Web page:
Borrowing Money

Every time I plunk down a credit card to pay for something I am borrowing money.

Fact.

I have managed to avoid this fact because for many years—from the mid 90s as a young adult to right up to the economic crash of 2008—I had the funds to pay off all the cards immediately. I was what is known as a transactor. I used the card as a convenience, never as a way to avoid settling up at the end of the month.

But it is so so easy to slip from being a transactor into being a revolver, someone who doesn’t pay off the entire amount at the end of the month and lets the debt sit there to be paid off at some point in the future, a point that quickly recedes, accumulating interest, leading straight into the hell of debt.

I got my hair done today. When it was time to pay up I did something that is so radical for me: I pulled out my debit card. The funds came out of what I have right now, at this moment, in the bank. I didn’t borrow money to get a fabulous new do. I paid for it with what I already have.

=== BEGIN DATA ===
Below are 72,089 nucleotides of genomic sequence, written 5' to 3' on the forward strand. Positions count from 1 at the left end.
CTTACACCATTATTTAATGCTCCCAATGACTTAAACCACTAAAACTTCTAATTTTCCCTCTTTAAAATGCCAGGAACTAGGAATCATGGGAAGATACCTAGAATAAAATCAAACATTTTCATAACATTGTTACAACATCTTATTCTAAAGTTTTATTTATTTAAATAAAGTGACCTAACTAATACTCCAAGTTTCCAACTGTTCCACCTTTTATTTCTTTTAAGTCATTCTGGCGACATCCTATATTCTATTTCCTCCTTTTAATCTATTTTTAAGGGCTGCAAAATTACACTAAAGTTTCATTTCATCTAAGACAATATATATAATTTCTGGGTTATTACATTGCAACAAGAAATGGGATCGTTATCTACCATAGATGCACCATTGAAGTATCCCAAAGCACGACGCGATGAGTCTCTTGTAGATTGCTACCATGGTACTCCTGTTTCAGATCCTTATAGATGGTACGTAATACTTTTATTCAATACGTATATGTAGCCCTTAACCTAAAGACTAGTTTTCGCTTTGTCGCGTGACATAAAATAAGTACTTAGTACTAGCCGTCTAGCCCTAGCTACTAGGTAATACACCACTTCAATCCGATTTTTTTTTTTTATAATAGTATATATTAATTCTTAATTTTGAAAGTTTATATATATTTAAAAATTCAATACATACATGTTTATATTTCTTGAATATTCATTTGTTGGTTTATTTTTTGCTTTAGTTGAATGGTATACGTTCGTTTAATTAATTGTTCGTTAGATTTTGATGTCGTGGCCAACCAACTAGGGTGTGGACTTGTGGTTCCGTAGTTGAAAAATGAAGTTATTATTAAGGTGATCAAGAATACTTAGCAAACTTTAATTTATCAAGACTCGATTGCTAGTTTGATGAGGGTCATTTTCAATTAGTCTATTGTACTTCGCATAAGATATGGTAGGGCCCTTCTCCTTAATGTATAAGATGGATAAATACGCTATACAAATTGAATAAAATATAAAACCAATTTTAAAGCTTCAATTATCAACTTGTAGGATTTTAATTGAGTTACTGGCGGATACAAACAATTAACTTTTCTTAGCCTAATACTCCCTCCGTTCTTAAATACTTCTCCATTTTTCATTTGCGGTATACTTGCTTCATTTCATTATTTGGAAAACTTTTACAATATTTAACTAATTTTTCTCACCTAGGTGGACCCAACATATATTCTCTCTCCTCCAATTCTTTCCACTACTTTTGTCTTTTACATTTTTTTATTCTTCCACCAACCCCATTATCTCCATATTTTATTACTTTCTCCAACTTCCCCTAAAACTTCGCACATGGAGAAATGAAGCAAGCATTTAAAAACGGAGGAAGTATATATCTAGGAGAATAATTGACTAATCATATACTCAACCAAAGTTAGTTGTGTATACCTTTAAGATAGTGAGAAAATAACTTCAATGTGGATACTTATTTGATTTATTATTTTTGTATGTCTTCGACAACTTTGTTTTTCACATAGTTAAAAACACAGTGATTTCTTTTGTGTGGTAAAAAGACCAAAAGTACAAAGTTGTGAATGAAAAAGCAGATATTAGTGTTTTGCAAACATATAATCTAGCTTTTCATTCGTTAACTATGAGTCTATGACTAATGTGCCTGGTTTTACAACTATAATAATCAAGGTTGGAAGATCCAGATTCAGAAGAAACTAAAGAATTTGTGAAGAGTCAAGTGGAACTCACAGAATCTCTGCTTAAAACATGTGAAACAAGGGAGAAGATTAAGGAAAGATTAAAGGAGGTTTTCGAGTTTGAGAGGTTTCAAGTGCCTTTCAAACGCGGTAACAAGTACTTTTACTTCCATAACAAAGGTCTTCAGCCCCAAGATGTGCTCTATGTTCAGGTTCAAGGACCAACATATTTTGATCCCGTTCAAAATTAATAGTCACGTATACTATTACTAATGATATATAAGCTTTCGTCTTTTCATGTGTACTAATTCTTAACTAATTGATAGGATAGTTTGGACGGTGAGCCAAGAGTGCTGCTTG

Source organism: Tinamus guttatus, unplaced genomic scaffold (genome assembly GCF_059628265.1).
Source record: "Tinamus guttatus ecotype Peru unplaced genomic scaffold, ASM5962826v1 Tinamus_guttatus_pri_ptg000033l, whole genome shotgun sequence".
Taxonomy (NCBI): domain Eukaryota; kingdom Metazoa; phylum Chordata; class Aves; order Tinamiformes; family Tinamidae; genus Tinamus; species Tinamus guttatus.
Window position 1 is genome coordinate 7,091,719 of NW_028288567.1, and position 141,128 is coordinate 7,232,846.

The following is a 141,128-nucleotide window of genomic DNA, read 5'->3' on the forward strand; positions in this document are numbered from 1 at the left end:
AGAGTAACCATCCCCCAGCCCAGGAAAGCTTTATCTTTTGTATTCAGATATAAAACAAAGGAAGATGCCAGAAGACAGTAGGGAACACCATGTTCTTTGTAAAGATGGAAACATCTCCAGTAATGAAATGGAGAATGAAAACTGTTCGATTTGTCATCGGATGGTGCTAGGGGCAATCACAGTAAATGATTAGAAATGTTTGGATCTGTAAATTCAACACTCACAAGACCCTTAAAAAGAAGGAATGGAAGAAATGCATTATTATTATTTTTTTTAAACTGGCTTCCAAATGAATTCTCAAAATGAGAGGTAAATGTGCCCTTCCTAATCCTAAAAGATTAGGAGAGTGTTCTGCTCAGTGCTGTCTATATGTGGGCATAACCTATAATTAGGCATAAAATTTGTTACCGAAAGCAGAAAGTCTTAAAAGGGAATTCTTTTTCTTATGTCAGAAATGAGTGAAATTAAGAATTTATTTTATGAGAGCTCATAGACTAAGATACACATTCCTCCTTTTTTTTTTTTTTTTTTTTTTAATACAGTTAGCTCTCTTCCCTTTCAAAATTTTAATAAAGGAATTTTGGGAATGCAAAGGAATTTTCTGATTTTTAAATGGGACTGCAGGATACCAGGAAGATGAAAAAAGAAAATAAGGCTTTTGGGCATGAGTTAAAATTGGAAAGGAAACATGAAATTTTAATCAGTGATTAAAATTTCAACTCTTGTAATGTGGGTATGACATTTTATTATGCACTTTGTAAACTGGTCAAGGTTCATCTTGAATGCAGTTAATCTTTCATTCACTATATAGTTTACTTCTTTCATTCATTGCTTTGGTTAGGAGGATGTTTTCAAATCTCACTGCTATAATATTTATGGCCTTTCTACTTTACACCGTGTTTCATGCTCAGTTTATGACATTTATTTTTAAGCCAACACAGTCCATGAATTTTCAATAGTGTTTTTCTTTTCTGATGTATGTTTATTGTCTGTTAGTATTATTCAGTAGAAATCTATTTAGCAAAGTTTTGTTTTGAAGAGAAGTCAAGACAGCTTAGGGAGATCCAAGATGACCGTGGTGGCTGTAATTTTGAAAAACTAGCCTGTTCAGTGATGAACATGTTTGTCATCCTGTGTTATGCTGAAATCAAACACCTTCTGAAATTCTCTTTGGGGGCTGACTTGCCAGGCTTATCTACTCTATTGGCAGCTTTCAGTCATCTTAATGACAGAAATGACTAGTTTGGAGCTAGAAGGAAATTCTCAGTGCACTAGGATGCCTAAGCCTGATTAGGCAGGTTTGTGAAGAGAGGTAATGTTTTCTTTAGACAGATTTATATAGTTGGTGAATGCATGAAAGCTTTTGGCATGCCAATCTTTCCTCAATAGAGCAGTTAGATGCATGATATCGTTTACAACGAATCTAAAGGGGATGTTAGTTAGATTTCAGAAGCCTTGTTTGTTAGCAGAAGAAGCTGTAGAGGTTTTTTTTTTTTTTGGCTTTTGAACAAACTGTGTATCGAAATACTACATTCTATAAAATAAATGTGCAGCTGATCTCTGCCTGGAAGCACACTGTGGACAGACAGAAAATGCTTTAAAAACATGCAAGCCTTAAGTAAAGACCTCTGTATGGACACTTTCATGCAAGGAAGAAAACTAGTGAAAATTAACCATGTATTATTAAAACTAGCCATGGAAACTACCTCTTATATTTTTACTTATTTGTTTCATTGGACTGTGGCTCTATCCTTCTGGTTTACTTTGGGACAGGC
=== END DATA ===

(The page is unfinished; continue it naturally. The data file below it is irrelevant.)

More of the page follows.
I know this sounds so obvious, but it is quite a revelation and change of habits for me.

Breathe

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What I bet will be a key to my success: regular morning meditations. I’ve been doing this a few weeks. One week into my new practice a Vietnamese Buddhist friend told me how simple it was. Just focus on one thing, drop all the tension, keep the eyes open and gazing at something nearby. Then slowly breathe in, then out, very slowly, and with each breath count. Count 50 breaths. See how long that took — maybe ten minutes? — then if you’ve got time, do it again.

Sometimes I will add in positive thoughts, a word I breathe in thinking I am making it happen now. My favorites: wealth, beauty, space, and time. Yes, every moment I’m living simply I am creating wealth. Every loving attention to my health I am creating more beauty. Every thing I do intently and with dispatch, creates more time. Every bit of clutter removed makes more space.

I have superpowers.